Over its 25 years, Image Comics has carved out a reputation as the biggest non-superhero publisher in North American comics. Sure, it launched 25 years ago with books like Spawn, Youngbloodand so on, but it evolved into a company that embraces and celebrates genre diversity. Yet it was also at Image that a new superhero universe was created that gave us many of the best superhero stories of the past twenty years; Astro City, by Kurt Busiek, Alex Ross, and Brent Anderson.

It was in 1995 that Busiek and Ross, hot off the success of Marvels, teamed with X-Men: God Loves, Man Kills artist Anderson to launch a new superhero series at Image. Astro City was a monthly anthology title that expanded on the Marvels angle of showcasing superhero stories from a fresh perspective, within a brand-new superhero universe that built on familiar tropes. Busiek wrote, Ross provided covers, Anderson drew the interiors, and Ross and Anderson contributed character designs.


Astro City by Busiek, Anderson and Ross
Image Comics


Right from the beginning of the first issue, "In Dreams," it was clear that this series was a love letter to superheroes. It showed Samaritan --- the series' Superman analogue, albeit a human with a more retro-pulp origin --- zooming around the world, stopping disasters, and timing himself to see how long it took to solve each crisis. He ended the issue by falling into bed, exhausted, noting, "Fifty-six secondsMy best since March."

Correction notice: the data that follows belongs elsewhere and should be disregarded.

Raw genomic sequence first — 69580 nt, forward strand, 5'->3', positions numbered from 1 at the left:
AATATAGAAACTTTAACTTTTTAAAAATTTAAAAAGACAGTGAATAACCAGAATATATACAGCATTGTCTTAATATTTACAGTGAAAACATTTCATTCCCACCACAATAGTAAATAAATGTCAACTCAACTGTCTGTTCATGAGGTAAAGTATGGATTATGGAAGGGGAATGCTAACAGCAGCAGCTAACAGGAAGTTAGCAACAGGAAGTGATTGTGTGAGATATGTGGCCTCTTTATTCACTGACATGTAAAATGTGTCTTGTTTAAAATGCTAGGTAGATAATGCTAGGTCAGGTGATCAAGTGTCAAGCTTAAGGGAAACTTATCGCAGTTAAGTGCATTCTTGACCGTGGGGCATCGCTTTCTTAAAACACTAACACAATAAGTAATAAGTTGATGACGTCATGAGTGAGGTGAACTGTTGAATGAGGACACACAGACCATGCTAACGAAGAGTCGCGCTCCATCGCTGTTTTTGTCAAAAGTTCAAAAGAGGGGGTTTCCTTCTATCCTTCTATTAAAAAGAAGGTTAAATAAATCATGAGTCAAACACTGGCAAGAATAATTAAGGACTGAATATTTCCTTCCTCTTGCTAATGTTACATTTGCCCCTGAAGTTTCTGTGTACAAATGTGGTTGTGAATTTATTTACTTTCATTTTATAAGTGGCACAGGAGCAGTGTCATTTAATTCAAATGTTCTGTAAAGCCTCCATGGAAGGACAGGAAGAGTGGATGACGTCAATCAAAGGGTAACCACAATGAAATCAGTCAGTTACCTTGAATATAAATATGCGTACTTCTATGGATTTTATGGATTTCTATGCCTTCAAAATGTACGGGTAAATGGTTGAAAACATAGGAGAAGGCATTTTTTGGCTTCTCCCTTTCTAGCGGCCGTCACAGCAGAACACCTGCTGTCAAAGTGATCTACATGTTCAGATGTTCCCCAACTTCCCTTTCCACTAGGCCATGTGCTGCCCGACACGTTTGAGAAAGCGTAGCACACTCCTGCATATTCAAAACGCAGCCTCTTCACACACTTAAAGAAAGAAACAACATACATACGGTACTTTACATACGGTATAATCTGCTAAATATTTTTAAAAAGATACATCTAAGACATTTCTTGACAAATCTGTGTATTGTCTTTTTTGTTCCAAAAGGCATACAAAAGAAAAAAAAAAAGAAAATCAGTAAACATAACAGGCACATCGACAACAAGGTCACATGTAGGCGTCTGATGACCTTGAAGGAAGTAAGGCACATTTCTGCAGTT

The world-weary, deconstructed superhero is an overused idea now --- and judging by Busiek's 1996 introduction to Astro City's first trade, Life in The Big City, it was something to be rebelled against even then. But there was something fresh in Astro City's telling that still stands out today, even in our super-saturated media landscape. While portraying superheroes as human and flawed, the storytellers of Astro City still infused their tales with optimism.

At their heart, superhero stories are meant to entertain and inspire. It's an idea that's well expressed by Grant Morrison in his assessment of Superman; in our darkest night, we created a man who would never let us down. Busiek and Anderson understand this need on a deep-rooted level, and it has inspired compelling stories across two decades at Image Comics and, more recently, Vertigo.

Busiek's scripts combines a fan's love of the medium --- reflected in city place names like Binderbeck Plaza and Mount Kirby --- with a rock solid understanding of story structure, plot, and characterization. Anderson's masterful skill allowed him to render new superheroes like Crackerjack in ways that feel instantly iconic.

Astro City is a rousing reminder of what American comics' bread and butter genre can be at its finest, and it might only have happened at a publisher willing to carve out a fresh space for superheroes away from the well-worn familiarity of Marvel and DC.


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